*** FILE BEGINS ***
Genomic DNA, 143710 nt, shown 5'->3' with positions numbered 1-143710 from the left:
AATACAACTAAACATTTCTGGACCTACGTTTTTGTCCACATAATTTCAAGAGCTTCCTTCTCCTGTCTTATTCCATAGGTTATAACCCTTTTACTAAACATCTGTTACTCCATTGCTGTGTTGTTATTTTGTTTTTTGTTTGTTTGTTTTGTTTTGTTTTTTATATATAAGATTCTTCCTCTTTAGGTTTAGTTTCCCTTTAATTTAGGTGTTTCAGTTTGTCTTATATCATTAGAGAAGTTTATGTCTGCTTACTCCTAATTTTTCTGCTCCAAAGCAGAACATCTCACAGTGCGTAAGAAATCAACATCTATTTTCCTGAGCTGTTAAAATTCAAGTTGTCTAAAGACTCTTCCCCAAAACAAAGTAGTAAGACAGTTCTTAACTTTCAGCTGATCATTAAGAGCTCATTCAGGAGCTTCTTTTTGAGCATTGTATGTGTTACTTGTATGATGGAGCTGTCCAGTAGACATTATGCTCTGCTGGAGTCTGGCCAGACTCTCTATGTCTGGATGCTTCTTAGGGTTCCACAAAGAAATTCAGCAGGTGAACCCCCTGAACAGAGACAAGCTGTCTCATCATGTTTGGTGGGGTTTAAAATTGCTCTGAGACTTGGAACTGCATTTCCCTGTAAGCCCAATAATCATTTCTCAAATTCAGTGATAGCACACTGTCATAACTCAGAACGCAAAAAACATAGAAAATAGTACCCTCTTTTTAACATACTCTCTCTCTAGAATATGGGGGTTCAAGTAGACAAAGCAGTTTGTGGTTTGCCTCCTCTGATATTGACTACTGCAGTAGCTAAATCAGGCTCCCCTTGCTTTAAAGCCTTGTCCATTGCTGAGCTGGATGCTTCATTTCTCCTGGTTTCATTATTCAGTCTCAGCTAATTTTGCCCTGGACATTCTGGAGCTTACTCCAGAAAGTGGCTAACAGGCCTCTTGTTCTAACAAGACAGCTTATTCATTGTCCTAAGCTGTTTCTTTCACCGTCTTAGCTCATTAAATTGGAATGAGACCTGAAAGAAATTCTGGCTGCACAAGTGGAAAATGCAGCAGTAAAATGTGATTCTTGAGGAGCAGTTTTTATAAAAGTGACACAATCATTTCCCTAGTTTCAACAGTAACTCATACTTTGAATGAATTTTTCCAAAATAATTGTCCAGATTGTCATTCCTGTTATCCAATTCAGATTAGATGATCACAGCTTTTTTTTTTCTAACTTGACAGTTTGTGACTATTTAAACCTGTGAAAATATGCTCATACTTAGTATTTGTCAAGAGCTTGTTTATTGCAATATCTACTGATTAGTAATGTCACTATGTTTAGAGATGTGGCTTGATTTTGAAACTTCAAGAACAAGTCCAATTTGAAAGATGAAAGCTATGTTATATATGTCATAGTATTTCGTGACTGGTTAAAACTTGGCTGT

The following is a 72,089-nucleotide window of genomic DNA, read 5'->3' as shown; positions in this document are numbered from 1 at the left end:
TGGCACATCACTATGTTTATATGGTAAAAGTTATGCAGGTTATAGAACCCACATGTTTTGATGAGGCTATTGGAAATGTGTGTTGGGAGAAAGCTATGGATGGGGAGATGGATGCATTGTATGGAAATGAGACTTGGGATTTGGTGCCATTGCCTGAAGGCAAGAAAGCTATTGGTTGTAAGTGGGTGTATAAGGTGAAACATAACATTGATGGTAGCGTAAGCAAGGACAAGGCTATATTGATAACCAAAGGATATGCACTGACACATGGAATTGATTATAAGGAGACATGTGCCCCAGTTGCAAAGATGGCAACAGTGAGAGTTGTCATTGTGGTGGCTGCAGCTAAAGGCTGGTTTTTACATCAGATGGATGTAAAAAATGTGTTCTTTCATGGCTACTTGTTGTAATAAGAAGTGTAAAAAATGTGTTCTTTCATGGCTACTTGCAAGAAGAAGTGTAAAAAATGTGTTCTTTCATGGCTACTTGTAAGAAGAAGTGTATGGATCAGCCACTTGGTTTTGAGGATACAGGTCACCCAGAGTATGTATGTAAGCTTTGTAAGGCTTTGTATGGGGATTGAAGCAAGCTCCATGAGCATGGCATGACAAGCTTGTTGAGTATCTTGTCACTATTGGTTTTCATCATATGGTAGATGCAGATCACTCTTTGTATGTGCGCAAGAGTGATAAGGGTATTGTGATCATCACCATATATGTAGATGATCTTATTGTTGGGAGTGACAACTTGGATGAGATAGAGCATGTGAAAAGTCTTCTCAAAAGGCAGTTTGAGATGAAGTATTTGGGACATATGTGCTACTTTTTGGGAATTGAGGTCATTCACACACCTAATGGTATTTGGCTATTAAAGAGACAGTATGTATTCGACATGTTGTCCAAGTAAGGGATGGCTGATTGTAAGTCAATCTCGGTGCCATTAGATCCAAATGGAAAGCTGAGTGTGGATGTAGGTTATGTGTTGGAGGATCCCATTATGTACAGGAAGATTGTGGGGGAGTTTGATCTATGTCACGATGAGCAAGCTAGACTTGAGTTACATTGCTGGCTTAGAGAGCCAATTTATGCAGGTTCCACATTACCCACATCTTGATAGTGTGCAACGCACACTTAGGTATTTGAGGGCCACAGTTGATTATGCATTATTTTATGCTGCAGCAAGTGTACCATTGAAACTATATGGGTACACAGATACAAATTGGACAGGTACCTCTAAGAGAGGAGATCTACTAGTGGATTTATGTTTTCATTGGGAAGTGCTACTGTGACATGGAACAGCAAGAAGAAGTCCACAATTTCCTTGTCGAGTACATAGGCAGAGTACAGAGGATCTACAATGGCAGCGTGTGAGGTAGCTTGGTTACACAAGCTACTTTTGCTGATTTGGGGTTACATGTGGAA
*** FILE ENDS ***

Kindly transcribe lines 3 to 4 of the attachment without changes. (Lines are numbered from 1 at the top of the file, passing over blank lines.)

The following is a 72,089-nucleotide window of genomic DNA, read 5'->3' as shown; positions in this document are numbered from 1 at the left end:
TGGCACATCACTATGTTTATATGGTAAAAGTTATGCAGGTTATAGAACCCACATGTTTTGATGAGGCTATTGGAAATGTGTGTTGGGAGAAAGCTATGGATGGGGAGATGGATGCATTGTATGGAAATGAGACTTGGGATTTGGTGCCATTGCCTGAAGGCAAGAAAGCTATTGGTTGTAAGTGGGTGTATAAGGTGAAACATAACATTGATGGTAGCGTAAGCAAGGACAAGGCTATATTGATAACCAAAGGATATGCACTGACACATGGAATTGATTATAAGGAGACATGTGCCCCAGTTGCAAAGATGGCAACAGTGAGAGTTGTCATTGTGGTGGCTGCAGCTAAAGGCTGGTTTTTACATCAGATGGATGTAAAAAATGTGTTCTTTCATGGCTACTTGTTGTAATAAGAAGTGTAAAAAATGTGTTCTTTCATGGCTACTTGCAAGAAGAAGTGTAAAAAATGTGTTCTTTCATGGCTACTTGTAAGAAGAAGTGTATGGATCAGCCACTTGGTTTTGAGGATACAGGTCACCCAGAGTATGTATGTAAGCTTTGTAAGGCTTTGTATGGGGATTGAAGCAAGCTCCATGAGCATGGCATGACAAGCTTGTTGAGTATCTTGTCACTATTGGTTTTCATCATATGGTAGATGCAGATCACTCTTTGTATGTGCGCAAGAGTGATAAGGGTATTGTGATCATCACCATATATGTAGATGATCTTATTGTTGGGAGTGACAACTTGGATGAGATAGAGCATGTGAAAAGTCTTCTCAAAAGGCAGTTTGAGATGAAGTATTTGGGACATATGTGCTACTTTTTGGGAATTGAGGTCATTCACACACCTAATGGTATTTGGCTATTAAAGAGACAGTATGTATTCGACATGTTGTCCAAGTAAGGGATGGCTGATTGTAAGTCAATCTCGGTGCCATTAGATCCAAATGGAAAGCTGAGTGTGGATGTAGGTTATGTGTTGGAGGATCCCATTATGTACAGGAAGATTGTGGGGGAGTTTGATCTATGTCACGATGAGCAAGCTAGACTTGAGTTACATTGCTGGCTTAGAGAGCCAATTTATGCAGGTTCCACATTACCCACATCTTGATAGTGTGCAACGCACACTTAGGTATTTGAGGGCCACAGTTGATTATGCATTATTTTATGCTGCAGCAAGTGTACCATTGAAACTATATGGGTACACAGATACAAATTGGACAGGTACCTCTAAGAGAGGAGATCTACTAGTGGATTTATGTTTTCATTGGGAAGTGCTACTGTGACATGGAACAGCAAGAAGAAGTCCACAATTTCCTTGTCGAGTACATAGGCAGAGTACAGAGGATCTACAATGGCAGCGTGTGAGGTAGCTTGGTTACACAAGCTACTTTTGCTGATTTGGGGTTACATGTGGAA